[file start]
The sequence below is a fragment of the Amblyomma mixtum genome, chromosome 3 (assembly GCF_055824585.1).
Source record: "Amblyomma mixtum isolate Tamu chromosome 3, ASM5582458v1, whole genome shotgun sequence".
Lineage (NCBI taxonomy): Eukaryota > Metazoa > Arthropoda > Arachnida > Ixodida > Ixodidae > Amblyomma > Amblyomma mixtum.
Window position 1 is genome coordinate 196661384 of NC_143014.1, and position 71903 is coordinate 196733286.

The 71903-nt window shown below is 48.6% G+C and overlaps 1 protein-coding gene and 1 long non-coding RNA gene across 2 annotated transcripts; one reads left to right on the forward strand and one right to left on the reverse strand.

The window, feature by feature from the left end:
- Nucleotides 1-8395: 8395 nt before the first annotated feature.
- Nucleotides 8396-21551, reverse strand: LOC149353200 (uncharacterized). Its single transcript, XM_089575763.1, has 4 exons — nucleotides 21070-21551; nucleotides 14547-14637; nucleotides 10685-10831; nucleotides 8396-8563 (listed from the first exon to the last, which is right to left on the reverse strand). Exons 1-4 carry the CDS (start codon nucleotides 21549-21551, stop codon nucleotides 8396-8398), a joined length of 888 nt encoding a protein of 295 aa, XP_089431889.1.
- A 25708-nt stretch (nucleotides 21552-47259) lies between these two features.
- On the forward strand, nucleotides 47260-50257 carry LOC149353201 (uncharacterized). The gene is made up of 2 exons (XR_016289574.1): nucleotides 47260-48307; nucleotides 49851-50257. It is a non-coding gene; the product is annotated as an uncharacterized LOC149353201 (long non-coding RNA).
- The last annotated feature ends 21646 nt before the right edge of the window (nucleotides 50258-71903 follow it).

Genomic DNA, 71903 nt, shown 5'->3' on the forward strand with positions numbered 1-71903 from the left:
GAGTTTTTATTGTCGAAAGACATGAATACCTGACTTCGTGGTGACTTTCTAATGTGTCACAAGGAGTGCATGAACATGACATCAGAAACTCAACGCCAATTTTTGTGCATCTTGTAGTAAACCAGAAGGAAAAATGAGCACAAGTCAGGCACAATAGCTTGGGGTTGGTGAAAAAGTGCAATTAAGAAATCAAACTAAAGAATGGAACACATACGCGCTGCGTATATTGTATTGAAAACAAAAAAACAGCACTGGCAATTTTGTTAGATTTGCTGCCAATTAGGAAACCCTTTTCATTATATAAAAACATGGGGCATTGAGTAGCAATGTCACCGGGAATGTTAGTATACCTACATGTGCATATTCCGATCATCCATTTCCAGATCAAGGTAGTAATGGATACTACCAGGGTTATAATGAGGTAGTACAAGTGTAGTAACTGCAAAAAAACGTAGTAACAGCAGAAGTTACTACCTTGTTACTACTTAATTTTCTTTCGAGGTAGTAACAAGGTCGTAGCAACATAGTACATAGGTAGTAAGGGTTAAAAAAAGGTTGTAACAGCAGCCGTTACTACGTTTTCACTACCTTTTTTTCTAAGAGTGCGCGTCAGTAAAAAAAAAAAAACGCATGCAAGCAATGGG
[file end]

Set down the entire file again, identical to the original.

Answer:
The sequence below is a fragment of the Amblyomma mixtum genome, chromosome 3 (assembly GCF_055824585.1).
Source record: "Amblyomma mixtum isolate Tamu chromosome 3, ASM5582458v1, whole genome shotgun sequence".
Lineage (NCBI taxonomy): Eukaryota > Metazoa > Arthropoda > Arachnida > Ixodida > Ixodidae > Amblyomma > Amblyomma mixtum.
Window position 1 is genome coordinate 196661384 of NC_143014.1, and position 71903 is coordinate 196733286.

The 71903-nt window shown below is 48.6% G+C and overlaps 1 protein-coding gene and 1 long non-coding RNA gene across 2 annotated transcripts; one reads left to right on the forward strand and one right to left on the reverse strand.

The window, feature by feature from the left end:
- Nucleotides 1-8395: 8395 nt before the first annotated feature.
- Nucleotides 8396-21551, reverse strand: LOC149353200 (uncharacterized). Its single transcript, XM_089575763.1, has 4 exons — nucleotides 21070-21551; nucleotides 14547-14637; nucleotides 10685-10831; nucleotides 8396-8563 (listed from the first exon to the last, which is right to left on the reverse strand). Exons 1-4 carry the CDS (start codon nucleotides 21549-21551, stop codon nucleotides 8396-8398), a joined length of 888 nt encoding a protein of 295 aa, XP_089431889.1.
- A 25708-nt stretch (nucleotides 21552-47259) lies between these two features.
- On the forward strand, nucleotides 47260-50257 carry LOC149353201 (uncharacterized). The gene is made up of 2 exons (XR_016289574.1): nucleotides 47260-48307; nucleotides 49851-50257. It is a non-coding gene; the product is annotated as an uncharacterized LOC149353201 (long non-coding RNA).
- The last annotated feature ends 21646 nt before the right edge of the window (nucleotides 50258-71903 follow it).

Genomic DNA, 71903 nt, shown 5'->3' on the forward strand with positions numbered 1-71903 from the left:
GAGTTTTTATTGTCGAAAGACATGAATACCTGACTTCGTGGTGACTTTCTAATGTGTCACAAGGAGTGCATGAACATGACATCAGAAACTCAACGCCAATTTTTGTGCATCTTGTAGTAAACCAGAAGGAAAAATGAGCACAAGTCAGGCACAATAGCTTGGGGTTGGTGAAAAAGTGCAATTAAGAAATCAAACTAAAGAATGGAACACATACGCGCTGCGTATATTGTATTGAAAACAAAAAAACAGCACTGGCAATTTTGTTAGATTTGCTGCCAATTAGGAAACCCTTTTCATTATATAAAAACATGGGGCATTGAGTAGCAATGTCACCGGGAATGTTAGTATACCTACATGTGCATATTCCGATCATCCATTTCCAGATCAAGGTAGTAATGGATACTACCAGGGTTATAATGAGGTAGTACAAGTGTAGTAACTGCAAAAAAACGTAGTAACAGCAGAAGTTACTACCTTGTTACTACTTAATTTTCTTTCGAGGTAGTAACAAGGTCGTAGCAACATAGTACATAGGTAGTAAGGGTTAAAAAAAGGTTGTAACAGCAGCCGTTACTACGTTTTCACTACCTTTTTTTCTAAGAGTGCGCGTCAGTAAAAAAAAAAAAACGCATGCAAGCAATGGG